The Upper School Mathematics program provides students with a strong foundation by teaching critical thinking skills, challenging students to achieve proficiency with analytical and computational techniques and to apply logical thinking towards advanced problem solving. Students develop mathematics vocabulary and use mathematical modeling in all fields of study. Students study Geometry and Algebra 2/Pre-Calculus and then determine together with the Math Department whether to pursue a track that leads to a conceptual/analytical approach via the exploration of real-world math and decision-making or the rigor of higher math education via Probability, Statistics, and AP Calculus.

List of 6 items.

  • Geometry

    Students will explore important ideas in geometry and trigonometry, and apply skills with functions and algebra. The first unit explores similarity by thinking of shadows and reflections.  In the second unit, students use the ancient tools of straightedge and compass to construct figures. Using logic and Euclid’s postulates, students will be introduced to the ideas of mathematical proof as well as transformational geometry. Coordinate geometry is explored in order to better analyze figures. Concepts such as area, surface area, and volume will be connected to trigonometry in the solving of complex problems.
  • Algebra 2

    The ideas of advanced algebra are explored by investigating several large problems. In the first unit, students will investigate population growth by fitting a function to a set of data. They will consider the nature of various mathematical descriptions of growth, including linear and exponential functions, slope, and derivatives. Students also learn about common and natural logarithms. In the second unit, students will explore the key ideas of probability and strategic thinking. Students will continue to develop their abilities to tackle substantial problems, to reason mathematically, and to communicate their thinking—that is, their understanding of what it means to do mathematics. The third unit further develops the ideas of trigonometry by investigating motion on a Ferris wheel. Students also explore projectile motion and how these physics principles connect to ideas of functions. The last unit focuses on functions and their properties. Students will explore polynomials, rational functions, and many others.
  • Pre-Calculus

    This class introduces mathematical foundations necessary for the study of calculus. Pre-Calculus is an introduction to analytic geometry and the elementary functions of analysis, including algebraic, trigonometric, logarithmic, and exponential functions. The use of the graphing calculator will be included. Students will come to understand the definitions, graphs, properties, and applications of the functions that will be of importance during the study of calculus, as well as to learn to read, analyze, and solve situational problems in which mathematics is applicable.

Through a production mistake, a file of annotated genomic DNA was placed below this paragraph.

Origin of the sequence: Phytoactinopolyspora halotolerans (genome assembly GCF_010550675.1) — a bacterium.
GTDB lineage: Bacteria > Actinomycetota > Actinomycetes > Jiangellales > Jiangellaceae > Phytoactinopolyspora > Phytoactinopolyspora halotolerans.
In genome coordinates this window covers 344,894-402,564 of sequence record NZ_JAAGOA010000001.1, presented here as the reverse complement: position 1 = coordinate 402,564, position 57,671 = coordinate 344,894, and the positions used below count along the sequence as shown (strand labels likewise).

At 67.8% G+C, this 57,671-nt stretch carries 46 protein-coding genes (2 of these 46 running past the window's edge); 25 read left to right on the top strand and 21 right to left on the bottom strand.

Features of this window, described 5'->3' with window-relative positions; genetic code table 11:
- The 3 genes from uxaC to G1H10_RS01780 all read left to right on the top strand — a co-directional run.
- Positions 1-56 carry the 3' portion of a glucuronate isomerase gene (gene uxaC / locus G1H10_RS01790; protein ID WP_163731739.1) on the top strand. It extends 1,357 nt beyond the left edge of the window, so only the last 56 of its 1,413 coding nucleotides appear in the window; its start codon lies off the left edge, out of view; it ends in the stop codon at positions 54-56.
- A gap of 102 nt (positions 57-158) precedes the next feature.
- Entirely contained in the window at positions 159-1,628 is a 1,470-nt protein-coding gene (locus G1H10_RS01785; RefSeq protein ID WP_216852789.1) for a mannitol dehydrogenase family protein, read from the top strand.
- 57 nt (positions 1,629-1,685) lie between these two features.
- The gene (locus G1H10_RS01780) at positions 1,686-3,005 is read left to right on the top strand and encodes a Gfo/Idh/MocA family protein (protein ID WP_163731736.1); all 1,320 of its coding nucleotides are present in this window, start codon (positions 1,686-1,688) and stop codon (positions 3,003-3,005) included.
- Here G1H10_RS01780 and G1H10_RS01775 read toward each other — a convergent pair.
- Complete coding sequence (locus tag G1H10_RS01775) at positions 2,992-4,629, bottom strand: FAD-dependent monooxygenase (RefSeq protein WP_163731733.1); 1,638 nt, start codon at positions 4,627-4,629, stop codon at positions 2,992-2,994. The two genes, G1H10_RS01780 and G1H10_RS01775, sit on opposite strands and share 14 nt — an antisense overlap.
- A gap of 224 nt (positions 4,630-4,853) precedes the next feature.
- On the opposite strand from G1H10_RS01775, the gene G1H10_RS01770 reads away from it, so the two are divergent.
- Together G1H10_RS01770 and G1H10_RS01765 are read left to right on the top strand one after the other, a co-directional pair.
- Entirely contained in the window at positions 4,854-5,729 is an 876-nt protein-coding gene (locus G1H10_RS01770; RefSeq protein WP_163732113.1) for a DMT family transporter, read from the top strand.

• AP Calculus

    In this Advanced Placement course, students are expected to engage with the mathematics of calculus—experimenting and exploring, not just with a pencil and paper but with graphing calculators, computers, and most importantly with fellow students. Students are expected to work closely with the other students in their class on a variety of group projects, spending a lot of their time discussing and explaining their reasoning both verbally and in writing. This course requires engagement with material that is real and current and connected to students’ lives in a very real way, teaching them that they can find calculus in the newspaper and in television shows, and in sporting events and their favorite foods. As a result of this class’s rigorous preparation, students will be well equipped to take the Advanced Placement exam.
  • Probability and Statistics

    In this course, students will learn the basics of conducting and analyzing experiments. Students will learn how mathematicians use probability to calculate real world experiments. Furthermore, students will conduct their own experiments based on what they learned. Students will study the key concepts of random sampling, modeling, simulation, and randomized experiments. In addition, they examine conditional probability, permutation, types of events, random variables, expected values, and probability concepts in problem solving. In the Statistics portion of the course, students will analyze data from given articles or experiments. Some key concepts will be quantitative data, data sets and dot plots, bivariate data, scatter plots, residuals and linear regression, categorical data, bar graphs, pie charts, and frequency.
  • Analytics: The Mathematics of Decision Making

    Analytics is the study of complex systems for the purpose of improving decision-making. In this course, students will learn to use spreadsheets to organize and analyze data. They will apply the processes they learn to the decisions that they have to make in their lives. Students will use Multi Criterion Decision Making (MCDM) to analyze their college lists, helping them decide which colleges to apply to, and then later in the year use linear optimization methods to help decide which college they may want to attend. They will analyze career paths and potential jobs, look at optimizing schedules and production plans for companies, and learn to question their findings and try to improve the results. The skills and procedures learned in this course are directly applicable to business and to life.

The Kew-Forest School

119-17 Union Turnpike
Forest Hills, NY 11375
(718) 268-4667
The oldest independent school in the borough of Queens, The Kew-Forest School is an independent co-educational, college preparatory school for students in Early Childhood Development (ECD) to 12th Grade.